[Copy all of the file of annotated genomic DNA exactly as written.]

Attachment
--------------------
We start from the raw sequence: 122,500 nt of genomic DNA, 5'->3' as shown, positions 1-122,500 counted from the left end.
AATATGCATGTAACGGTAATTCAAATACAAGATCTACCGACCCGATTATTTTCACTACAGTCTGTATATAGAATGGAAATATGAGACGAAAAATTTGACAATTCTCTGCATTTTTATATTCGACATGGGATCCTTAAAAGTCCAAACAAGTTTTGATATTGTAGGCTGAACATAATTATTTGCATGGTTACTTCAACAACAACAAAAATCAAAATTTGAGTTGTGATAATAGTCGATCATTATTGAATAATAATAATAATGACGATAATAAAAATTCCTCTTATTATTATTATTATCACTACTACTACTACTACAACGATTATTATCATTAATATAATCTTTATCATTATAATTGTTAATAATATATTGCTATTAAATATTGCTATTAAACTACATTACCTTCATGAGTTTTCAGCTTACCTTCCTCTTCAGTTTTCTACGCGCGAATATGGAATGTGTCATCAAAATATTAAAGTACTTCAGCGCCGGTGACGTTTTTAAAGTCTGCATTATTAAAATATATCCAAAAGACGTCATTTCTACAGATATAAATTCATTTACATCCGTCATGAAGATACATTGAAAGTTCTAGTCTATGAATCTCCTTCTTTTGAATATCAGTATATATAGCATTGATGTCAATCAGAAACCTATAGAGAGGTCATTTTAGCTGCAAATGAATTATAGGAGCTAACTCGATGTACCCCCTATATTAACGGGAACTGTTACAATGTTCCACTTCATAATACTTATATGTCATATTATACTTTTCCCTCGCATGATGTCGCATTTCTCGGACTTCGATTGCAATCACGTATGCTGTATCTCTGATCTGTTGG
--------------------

We start from the raw sequence: 122,500 nt of genomic DNA, 5'->3' as shown, positions 1-122,500 counted from the left end.
AATATGCATGTAACGGTAATTCAAATACAAGATCTACCGACCCGATTATTTTCACTACAGTCTGTATATAGAATGGAAATATGAGACGAAAAATTTGACAATTCTCTGCATTTTTATATTCGACATGGGATCCTTAAAAGTCCAAACAAGTTTTGATATTGTAGGCTGAACATAATTATTTGCATGGTTACTTCAACAACAACAAAAATCAAAATTTGAGTTGTGATAATAGTCGATCATTATTGAATAATAATAATAATGACGATAATAAAAATTCCTCTTATTATTATTATTATCACTACTACTACTACTACAACGATTATTATCATTAATATAATCTTTATCATTATAATTGTTAATAATATATTGCTATTAAATATTGCTATTAAACTACATTACCTTCATGAGTTTTCAGCTTACCTTCCTCTTCAGTTTTCTACGCGCGAATATGGAATGTGTCATCAAAATATTAAAGTACTTCAGCGCCGGTGACGTTTTTAAAGTCTGCATTATTAAAATATATCCAAAAGACGTCATTTCTACAGATATAAATTCATTTACATCCGTCATGAAGATACATTGAAAGTTCTAGTCTATGAATCTCCTTCTTTTGAATATCAGTATATATAGCATTGATGTCAATCAGAAACCTATAGAGAGGTCATTTTAGCTGCAAATGAATTATAGGAGCTAACTCGATGTACCCCCTATATTAACGGGAACTGTTACAATGTTCCACTTCATAATACTTATATGTCATATTATACTTTTCCCTCGCATGATGTCGCATTTCTCGGACTTCGATTGCAATCACGTATGCTGTATCTCTGATCTGTTGG